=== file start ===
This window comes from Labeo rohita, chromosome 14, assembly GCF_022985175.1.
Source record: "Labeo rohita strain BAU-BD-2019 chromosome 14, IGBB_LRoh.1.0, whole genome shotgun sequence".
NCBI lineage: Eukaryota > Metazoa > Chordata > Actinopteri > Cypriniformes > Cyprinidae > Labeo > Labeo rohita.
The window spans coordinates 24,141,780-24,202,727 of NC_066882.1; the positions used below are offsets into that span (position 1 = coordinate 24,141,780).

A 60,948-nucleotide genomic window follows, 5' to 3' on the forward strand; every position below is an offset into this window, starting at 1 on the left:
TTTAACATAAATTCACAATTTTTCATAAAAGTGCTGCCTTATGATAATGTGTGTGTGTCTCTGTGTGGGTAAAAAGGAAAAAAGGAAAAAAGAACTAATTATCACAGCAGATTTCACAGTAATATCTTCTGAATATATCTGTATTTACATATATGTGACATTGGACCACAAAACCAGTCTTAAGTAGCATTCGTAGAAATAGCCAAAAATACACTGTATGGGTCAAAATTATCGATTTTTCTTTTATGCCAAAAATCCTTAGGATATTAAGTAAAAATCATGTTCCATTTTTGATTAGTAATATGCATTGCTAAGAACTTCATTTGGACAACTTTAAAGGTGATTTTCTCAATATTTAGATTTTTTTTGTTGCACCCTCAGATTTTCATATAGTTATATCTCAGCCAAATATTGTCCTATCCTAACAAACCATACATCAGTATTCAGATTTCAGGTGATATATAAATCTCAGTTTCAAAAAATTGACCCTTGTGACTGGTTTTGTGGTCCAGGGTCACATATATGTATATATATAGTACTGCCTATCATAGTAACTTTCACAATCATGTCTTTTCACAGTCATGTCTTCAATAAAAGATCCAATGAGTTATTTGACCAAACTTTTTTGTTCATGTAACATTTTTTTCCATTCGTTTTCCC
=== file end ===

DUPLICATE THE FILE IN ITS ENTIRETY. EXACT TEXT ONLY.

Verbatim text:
This window comes from Labeo rohita, chromosome 14, assembly GCF_022985175.1.
Source record: "Labeo rohita strain BAU-BD-2019 chromosome 14, IGBB_LRoh.1.0, whole genome shotgun sequence".
NCBI lineage: Eukaryota > Metazoa > Chordata > Actinopteri > Cypriniformes > Cyprinidae > Labeo > Labeo rohita.
The window spans coordinates 24,141,780-24,202,727 of NC_066882.1; the positions used below are offsets into that span (position 1 = coordinate 24,141,780).

A 60,948-nucleotide genomic window follows, 5' to 3' on the forward strand; every position below is an offset into this window, starting at 1 on the left:
TTTAACATAAATTCACAATTTTTCATAAAAGTGCTGCCTTATGATAATGTGTGTGTGTCTCTGTGTGGGTAAAAAGGAAAAAAGGAAAAAAGAACTAATTATCACAGCAGATTTCACAGTAATATCTTCTGAATATATCTGTATTTACATATATGTGACATTGGACCACAAAACCAGTCTTAAGTAGCATTCGTAGAAATAGCCAAAAATACACTGTATGGGTCAAAATTATCGATTTTTCTTTTATGCCAAAAATCCTTAGGATATTAAGTAAAAATCATGTTCCATTTTTGATTAGTAATATGCATTGCTAAGAACTTCATTTGGACAACTTTAAAGGTGATTTTCTCAATATTTAGATTTTTTTTGTTGCACCCTCAGATTTTCATATAGTTATATCTCAGCCAAATATTGTCCTATCCTAACAAACCATACATCAGTATTCAGATTTCAGGTGATATATAAATCTCAGTTTCAAAAAATTGACCCTTGTGACTGGTTTTGTGGTCCAGGGTCACATATATGTATATATATAGTACTGCCTATCATAGTAACTTTCACAATCATGTCTTTTCACAGTCATGTCTTCAATAAAAGATCCAATGAGTTATTTGACCAAACTTTTTTGTTCATGTAACATTTTTTTCCATTCGTTTTCCC